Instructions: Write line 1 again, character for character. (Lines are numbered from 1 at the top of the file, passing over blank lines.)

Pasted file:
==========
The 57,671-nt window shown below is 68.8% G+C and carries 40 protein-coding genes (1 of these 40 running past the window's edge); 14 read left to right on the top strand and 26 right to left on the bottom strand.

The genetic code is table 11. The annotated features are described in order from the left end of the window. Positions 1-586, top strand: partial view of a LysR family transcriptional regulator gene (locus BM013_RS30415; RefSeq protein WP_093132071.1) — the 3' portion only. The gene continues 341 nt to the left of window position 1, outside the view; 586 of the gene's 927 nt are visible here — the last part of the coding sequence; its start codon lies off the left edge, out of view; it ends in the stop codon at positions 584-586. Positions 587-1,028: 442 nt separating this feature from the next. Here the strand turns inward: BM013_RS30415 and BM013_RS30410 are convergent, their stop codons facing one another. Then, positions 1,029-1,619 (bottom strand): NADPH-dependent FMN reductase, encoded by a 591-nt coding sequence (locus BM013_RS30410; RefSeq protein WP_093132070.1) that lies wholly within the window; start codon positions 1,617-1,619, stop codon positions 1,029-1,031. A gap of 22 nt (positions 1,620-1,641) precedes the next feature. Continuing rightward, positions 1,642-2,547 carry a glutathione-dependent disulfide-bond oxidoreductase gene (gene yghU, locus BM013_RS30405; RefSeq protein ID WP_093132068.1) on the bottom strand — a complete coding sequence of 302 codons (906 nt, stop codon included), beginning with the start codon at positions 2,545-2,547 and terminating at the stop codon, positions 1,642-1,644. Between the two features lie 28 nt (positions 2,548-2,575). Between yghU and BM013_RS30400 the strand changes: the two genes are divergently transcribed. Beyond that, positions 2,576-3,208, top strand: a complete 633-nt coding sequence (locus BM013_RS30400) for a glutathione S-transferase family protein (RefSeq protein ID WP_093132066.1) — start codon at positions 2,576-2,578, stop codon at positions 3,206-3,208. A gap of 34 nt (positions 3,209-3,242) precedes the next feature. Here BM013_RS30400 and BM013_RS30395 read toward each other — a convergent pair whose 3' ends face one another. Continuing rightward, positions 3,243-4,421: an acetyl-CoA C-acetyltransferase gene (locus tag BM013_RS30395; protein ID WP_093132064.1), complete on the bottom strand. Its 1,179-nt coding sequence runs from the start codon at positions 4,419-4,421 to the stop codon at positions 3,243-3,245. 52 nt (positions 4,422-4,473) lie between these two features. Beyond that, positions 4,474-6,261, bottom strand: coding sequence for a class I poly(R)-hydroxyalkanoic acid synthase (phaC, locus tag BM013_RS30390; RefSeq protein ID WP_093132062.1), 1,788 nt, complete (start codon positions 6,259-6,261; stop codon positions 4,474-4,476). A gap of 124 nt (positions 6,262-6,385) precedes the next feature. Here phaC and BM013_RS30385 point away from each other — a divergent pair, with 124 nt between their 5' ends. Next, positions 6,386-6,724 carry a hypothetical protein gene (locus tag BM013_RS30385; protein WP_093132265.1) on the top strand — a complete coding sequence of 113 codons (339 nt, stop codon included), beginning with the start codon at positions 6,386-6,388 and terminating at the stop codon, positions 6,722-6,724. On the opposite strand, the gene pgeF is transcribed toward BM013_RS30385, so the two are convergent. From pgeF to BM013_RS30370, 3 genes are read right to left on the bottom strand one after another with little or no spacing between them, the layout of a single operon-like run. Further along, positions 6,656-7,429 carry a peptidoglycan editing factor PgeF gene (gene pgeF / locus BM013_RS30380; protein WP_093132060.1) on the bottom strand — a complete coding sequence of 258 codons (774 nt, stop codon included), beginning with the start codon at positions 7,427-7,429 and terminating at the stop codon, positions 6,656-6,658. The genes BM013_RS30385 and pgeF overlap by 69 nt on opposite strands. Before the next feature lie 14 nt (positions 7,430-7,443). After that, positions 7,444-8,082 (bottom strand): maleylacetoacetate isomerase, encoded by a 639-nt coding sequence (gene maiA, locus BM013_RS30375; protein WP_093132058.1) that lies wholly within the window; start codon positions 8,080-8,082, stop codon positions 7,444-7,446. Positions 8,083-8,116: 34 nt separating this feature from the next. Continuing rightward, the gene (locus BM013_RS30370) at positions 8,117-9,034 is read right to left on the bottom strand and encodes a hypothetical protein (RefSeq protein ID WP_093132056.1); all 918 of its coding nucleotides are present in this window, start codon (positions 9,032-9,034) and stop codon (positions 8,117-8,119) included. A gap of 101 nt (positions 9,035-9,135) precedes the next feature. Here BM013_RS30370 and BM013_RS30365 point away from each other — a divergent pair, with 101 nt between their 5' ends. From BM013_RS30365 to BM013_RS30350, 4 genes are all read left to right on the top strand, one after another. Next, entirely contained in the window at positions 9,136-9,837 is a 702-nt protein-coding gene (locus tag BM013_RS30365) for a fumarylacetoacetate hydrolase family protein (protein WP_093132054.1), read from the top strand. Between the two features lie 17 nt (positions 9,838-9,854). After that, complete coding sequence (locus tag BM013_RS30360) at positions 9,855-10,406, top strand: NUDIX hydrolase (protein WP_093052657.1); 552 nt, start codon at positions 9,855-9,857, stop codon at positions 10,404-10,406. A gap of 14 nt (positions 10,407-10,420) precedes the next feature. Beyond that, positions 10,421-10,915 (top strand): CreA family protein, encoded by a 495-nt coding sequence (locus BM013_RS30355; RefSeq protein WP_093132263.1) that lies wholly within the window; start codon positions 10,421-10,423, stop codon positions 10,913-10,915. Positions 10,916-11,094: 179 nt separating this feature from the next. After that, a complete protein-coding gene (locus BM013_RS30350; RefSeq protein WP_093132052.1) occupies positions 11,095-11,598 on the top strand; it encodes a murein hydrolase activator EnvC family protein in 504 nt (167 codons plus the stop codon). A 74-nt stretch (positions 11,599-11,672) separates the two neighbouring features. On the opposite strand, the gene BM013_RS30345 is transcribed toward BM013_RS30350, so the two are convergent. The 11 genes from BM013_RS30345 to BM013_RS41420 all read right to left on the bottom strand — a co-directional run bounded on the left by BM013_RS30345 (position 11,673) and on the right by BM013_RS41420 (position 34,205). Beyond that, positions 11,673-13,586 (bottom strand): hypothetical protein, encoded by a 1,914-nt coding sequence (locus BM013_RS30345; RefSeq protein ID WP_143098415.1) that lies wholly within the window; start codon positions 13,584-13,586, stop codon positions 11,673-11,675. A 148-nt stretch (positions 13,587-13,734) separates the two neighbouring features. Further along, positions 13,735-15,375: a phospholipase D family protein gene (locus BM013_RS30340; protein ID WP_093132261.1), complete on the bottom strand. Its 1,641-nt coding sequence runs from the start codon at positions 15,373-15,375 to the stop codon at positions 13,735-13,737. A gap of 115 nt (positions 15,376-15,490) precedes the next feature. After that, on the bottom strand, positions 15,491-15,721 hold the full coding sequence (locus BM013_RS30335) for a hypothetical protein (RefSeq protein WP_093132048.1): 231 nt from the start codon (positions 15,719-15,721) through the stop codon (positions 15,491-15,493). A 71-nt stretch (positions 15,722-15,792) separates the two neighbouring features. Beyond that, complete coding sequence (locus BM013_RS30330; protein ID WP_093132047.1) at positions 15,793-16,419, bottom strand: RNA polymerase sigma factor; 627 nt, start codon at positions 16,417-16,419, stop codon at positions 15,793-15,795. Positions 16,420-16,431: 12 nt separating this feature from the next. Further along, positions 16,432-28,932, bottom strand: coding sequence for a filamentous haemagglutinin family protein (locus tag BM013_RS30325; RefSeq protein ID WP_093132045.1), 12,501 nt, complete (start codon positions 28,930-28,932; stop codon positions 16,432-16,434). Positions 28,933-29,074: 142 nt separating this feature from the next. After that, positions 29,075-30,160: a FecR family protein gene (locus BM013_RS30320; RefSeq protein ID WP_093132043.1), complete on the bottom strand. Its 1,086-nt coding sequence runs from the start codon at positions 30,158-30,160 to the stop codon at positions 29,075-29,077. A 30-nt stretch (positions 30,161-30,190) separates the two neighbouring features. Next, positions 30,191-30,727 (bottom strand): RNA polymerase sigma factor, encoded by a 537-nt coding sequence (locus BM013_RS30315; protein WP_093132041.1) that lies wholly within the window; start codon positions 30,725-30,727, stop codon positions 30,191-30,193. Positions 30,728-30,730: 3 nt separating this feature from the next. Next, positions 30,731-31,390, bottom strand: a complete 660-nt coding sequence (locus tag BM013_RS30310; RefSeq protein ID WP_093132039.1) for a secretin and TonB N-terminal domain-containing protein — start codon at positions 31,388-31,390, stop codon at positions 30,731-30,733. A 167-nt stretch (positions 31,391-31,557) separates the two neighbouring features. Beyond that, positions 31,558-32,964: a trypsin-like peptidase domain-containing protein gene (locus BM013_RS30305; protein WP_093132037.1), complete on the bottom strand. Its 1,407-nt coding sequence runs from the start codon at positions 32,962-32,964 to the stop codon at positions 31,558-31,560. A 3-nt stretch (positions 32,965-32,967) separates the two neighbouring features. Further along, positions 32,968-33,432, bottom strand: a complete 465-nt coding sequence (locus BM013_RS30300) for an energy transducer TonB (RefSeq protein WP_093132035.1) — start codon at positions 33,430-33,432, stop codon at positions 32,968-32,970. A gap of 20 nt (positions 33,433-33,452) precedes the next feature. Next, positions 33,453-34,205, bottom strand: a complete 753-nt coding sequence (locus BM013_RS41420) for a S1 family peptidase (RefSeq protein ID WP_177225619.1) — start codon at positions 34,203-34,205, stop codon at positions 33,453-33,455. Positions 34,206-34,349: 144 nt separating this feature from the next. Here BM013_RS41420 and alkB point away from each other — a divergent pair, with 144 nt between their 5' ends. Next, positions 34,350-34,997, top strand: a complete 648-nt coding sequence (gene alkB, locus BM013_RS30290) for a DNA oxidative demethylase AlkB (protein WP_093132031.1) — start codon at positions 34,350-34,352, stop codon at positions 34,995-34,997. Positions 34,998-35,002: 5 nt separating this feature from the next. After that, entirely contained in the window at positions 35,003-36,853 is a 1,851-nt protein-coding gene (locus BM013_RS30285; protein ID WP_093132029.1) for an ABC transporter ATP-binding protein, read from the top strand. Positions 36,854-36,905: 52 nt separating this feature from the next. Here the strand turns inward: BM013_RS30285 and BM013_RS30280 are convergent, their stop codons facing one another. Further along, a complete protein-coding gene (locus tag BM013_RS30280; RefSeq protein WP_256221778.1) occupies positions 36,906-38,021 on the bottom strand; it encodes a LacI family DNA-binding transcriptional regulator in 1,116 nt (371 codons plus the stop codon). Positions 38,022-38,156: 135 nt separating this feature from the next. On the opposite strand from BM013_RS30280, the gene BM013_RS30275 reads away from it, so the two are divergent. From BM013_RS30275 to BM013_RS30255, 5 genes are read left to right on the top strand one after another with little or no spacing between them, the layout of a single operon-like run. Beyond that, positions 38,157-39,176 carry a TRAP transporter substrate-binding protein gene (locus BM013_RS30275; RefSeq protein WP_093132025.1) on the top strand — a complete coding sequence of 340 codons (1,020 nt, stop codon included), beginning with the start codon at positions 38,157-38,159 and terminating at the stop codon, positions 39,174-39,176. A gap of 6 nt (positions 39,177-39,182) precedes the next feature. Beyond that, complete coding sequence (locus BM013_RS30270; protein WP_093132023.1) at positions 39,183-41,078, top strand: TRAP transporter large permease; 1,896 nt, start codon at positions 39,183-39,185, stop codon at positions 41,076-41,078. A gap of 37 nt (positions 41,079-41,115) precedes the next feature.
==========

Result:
The 57,671-nt window shown below is 68.8% G+C and carries 40 protein-coding genes (1 of these 40 running past the window's edge); 14 read left to right on the top strand and 26 right to left on the bottom strand.